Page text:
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A fascination for fungi
A fascination for fungi

The banner on the land-on page of my botanical art educational website is my painting of Armillaria mushrooms. Placing it there was a conscious decision and, inevitably, has prompted questions. “Are you aware, Margaret, that fungi are not classified as plants?” and...

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Green categories — do you have all five in your world?
Green categories — do you have all five in your world?

  I delight in sharing special botanical art pieces by special botanical artists as a source of inspiration and pleasure. On this occasion the spotlight is on coloured pencil artist, Christiane Fashek of New York. The release of my two latest e-booklets, Going...

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The green irony
The green irony

Isn’t it ironic that the prevalent colour in the plant world is also the toughest for many botanical artists to capture accurately in their paintings? As more and more artists rely on digital devices nowadays, this struggle for a natural-looking interpretation of...

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My way or the highway is the wrong way.
My way or the highway is the wrong way.

Selecting specimens at a Going Green workshop in Mahone Bay, Nova Scotia. “Botanical art instruction” is in one particular way an unfortunate term. ”Instruction” implies “command”, that is, being commanded or instructed to do something in a particular way.  And...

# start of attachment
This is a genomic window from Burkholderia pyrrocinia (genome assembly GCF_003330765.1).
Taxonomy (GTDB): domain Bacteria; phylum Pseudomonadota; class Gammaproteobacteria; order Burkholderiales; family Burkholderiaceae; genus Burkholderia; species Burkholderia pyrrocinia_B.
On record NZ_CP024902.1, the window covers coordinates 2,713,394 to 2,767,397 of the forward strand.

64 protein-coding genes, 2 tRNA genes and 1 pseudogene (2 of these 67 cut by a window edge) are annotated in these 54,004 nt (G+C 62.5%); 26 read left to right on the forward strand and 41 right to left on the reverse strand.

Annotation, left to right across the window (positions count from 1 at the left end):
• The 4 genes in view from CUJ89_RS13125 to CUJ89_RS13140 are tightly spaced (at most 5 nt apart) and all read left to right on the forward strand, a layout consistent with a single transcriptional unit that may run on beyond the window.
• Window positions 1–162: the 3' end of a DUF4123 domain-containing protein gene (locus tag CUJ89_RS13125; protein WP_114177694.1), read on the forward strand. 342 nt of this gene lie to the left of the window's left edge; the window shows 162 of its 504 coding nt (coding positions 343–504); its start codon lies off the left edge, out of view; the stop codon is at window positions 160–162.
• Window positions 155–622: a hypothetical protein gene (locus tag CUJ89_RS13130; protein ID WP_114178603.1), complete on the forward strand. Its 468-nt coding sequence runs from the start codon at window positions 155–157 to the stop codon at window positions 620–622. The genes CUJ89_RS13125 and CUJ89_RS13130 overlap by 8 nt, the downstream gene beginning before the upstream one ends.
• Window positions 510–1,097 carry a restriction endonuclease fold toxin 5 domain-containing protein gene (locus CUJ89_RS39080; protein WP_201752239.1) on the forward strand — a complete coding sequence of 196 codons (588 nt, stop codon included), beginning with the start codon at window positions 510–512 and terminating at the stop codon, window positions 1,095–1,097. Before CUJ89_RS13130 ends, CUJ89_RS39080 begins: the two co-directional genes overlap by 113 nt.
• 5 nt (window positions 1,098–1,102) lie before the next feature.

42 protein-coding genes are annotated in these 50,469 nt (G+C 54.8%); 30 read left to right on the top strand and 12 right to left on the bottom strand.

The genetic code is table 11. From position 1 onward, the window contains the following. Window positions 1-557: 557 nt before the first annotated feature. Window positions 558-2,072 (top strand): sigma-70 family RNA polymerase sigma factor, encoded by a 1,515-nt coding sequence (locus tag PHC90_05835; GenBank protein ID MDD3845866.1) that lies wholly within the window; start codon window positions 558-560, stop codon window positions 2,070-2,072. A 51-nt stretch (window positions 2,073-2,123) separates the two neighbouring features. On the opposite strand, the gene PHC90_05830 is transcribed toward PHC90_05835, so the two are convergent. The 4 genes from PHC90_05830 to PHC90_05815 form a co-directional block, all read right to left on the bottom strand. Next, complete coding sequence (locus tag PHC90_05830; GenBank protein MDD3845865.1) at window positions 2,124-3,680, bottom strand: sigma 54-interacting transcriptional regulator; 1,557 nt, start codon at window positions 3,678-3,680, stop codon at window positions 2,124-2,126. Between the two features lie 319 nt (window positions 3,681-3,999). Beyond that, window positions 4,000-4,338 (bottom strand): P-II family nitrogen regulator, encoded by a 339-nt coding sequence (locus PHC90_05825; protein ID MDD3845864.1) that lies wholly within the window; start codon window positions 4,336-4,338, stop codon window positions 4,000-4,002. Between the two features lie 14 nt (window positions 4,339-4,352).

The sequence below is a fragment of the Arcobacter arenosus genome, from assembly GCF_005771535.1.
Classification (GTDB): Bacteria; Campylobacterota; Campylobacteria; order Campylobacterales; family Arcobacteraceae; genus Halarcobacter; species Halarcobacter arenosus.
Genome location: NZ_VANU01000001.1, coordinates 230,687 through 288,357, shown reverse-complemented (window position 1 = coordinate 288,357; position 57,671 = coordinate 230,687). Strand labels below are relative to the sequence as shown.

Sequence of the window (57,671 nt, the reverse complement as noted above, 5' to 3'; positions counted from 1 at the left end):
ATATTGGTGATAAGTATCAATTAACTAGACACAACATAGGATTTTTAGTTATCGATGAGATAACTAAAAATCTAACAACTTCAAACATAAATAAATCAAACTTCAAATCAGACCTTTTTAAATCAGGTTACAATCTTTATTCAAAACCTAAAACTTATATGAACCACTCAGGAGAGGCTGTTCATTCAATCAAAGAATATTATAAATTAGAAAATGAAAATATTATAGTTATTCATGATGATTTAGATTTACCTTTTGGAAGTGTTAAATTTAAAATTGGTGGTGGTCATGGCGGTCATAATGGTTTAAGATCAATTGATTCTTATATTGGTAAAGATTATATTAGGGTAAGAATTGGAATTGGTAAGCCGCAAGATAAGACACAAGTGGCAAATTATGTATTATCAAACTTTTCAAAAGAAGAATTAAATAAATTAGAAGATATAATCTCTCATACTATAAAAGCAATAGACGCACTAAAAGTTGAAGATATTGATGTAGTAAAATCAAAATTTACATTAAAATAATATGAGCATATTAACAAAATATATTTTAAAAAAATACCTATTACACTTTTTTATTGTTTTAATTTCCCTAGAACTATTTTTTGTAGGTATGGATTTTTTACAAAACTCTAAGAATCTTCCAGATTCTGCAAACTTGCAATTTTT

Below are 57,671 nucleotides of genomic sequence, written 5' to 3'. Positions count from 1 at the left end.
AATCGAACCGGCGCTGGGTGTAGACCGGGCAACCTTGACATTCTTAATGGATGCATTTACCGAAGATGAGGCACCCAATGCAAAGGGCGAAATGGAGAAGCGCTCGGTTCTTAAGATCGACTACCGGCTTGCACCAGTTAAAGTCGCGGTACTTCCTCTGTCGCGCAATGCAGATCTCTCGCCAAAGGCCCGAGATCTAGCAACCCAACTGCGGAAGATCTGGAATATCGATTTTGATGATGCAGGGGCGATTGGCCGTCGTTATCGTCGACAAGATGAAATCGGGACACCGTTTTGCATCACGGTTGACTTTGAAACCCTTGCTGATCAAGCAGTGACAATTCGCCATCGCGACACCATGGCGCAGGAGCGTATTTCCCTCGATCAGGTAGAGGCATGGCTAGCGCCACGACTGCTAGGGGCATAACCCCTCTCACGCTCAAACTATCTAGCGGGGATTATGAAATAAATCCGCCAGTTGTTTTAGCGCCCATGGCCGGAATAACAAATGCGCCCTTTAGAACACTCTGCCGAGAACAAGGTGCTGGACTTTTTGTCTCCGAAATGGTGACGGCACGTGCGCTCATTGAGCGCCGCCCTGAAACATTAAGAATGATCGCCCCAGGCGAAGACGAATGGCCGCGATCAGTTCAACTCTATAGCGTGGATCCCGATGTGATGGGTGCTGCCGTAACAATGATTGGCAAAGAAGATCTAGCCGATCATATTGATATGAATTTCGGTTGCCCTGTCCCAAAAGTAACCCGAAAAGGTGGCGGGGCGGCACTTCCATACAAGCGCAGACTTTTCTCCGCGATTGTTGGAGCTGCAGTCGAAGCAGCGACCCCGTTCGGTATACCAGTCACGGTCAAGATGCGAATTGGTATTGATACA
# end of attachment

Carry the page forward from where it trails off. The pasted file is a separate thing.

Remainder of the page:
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The most problematic primary pigment
The most problematic primary pigment

Yellow is the most problematic primary pigment. So much so that many botanical artists avoid painting yellow subjects entirely. It's problematic for a number of reasons. It’s tough to get yellow to look just right in the layering process because the full colour...

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Botanical art colours and controversy
Botanical art colours and controversy

Matching colours accurately is a key component of botanical art, so why is it controversial? For decades I've taught accurate colour matching, first in an industrial setting to the staff of printing companies and, more recently in the past almost twenty years, to...